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Net Journal 6

"Anibot," an artificial life form that keeps evolving on the virtual earth (inside computers)

Dr.Furukawa: The second project is "Anibot" (abbreviation for Animation Robot). I once engaged in research on 3D-CAD and intelligent CAD and began the development of Anibot technology by incorporating artificial life technology, agent technology and learning theory. Specifically, a virtual space that has the same physical laws as in the real world is created and artificial life (robots) is placed there. The robots then learn how to move around and keep evolving (Figs.1 & 2). Resistance, such as gravity, water and air, is reproduced in the space, where robots equipped with a sensor, actuator and decision-making functions learn and evolve based on genetic algorithms (GA) while cognizing their surrounding environments. In conventional animation, an animator determines every move and draws pictures or programs into a computer. For Anibot, however, characters themselves determine how to move around. All the animator has to do is to give instructions such as "Walk from here to there." In the future, we would like to develop software with which, even without programming skills, a virtual character of your choice can autonomously develop stories.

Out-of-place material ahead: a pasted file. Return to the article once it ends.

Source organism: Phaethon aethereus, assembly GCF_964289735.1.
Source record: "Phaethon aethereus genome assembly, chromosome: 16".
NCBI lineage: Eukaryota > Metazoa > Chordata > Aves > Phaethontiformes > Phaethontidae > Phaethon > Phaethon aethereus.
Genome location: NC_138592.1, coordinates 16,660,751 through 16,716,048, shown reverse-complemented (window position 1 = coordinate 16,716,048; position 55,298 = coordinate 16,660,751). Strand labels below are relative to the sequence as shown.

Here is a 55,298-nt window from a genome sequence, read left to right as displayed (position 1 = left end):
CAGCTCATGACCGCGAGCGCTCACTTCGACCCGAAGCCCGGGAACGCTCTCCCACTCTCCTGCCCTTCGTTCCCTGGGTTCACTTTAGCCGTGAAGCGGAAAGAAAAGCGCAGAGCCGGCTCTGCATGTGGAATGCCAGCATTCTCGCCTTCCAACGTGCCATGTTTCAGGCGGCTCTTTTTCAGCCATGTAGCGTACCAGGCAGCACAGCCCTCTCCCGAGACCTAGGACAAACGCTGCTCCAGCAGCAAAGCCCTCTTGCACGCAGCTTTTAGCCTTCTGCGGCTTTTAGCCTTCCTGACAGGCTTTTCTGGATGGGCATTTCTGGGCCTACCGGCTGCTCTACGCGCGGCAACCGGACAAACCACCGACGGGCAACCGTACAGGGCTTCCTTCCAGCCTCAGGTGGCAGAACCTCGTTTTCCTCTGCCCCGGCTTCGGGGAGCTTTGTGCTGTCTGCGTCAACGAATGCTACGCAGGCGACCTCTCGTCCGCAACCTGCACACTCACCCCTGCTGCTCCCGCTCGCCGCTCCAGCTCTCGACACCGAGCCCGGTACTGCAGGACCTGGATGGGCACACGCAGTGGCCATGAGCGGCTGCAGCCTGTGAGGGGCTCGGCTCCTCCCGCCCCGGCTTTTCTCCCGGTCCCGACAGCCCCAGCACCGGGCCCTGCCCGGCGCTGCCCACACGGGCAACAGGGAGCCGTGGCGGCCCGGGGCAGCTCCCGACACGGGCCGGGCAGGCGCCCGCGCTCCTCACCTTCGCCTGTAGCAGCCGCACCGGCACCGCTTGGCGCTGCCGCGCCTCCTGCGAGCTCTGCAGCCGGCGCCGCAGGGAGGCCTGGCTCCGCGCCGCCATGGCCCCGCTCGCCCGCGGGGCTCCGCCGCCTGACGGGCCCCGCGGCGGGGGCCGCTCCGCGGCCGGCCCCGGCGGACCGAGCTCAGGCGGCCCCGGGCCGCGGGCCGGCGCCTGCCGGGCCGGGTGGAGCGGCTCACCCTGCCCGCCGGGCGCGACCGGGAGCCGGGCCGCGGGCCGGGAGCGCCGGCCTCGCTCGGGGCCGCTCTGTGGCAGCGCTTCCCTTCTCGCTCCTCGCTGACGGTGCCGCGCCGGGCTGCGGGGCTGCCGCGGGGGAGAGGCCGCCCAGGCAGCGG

Fig.1: Anibot's basic movements

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Fig.2: Evolution of a character

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A sphere pair or cube is dropped from a certain height in space based on the earth's physical laws. Movements of the falling object emerge automatically such as rolling over and bouncing according to gravity and material characteristics.

An alligator-shaped model is placed in space that has the same physical law as the space in Fig.1. Although the model just randomly moves its four limbs at first, it gradually learns how to walk according to a genetic algorithm. This model became capable of walking naturally after evolving approximately 100 generations.

---- It is expected to be applied to various fields, not just the entertainment field, isn't it?

Dr.Furukawa: Yes. Currently, we determine the parameters for such space based on the environment where the earth's physical laws apply, such as gravity, water, air and other types of resistance. If we change environmental variables, however, it will become possible to conduct simulation based on various laws of physics. Students engaged in this project are also proceeding with research activities very enthusiastically.

Masashi Furukawa, Doctor of Engineering

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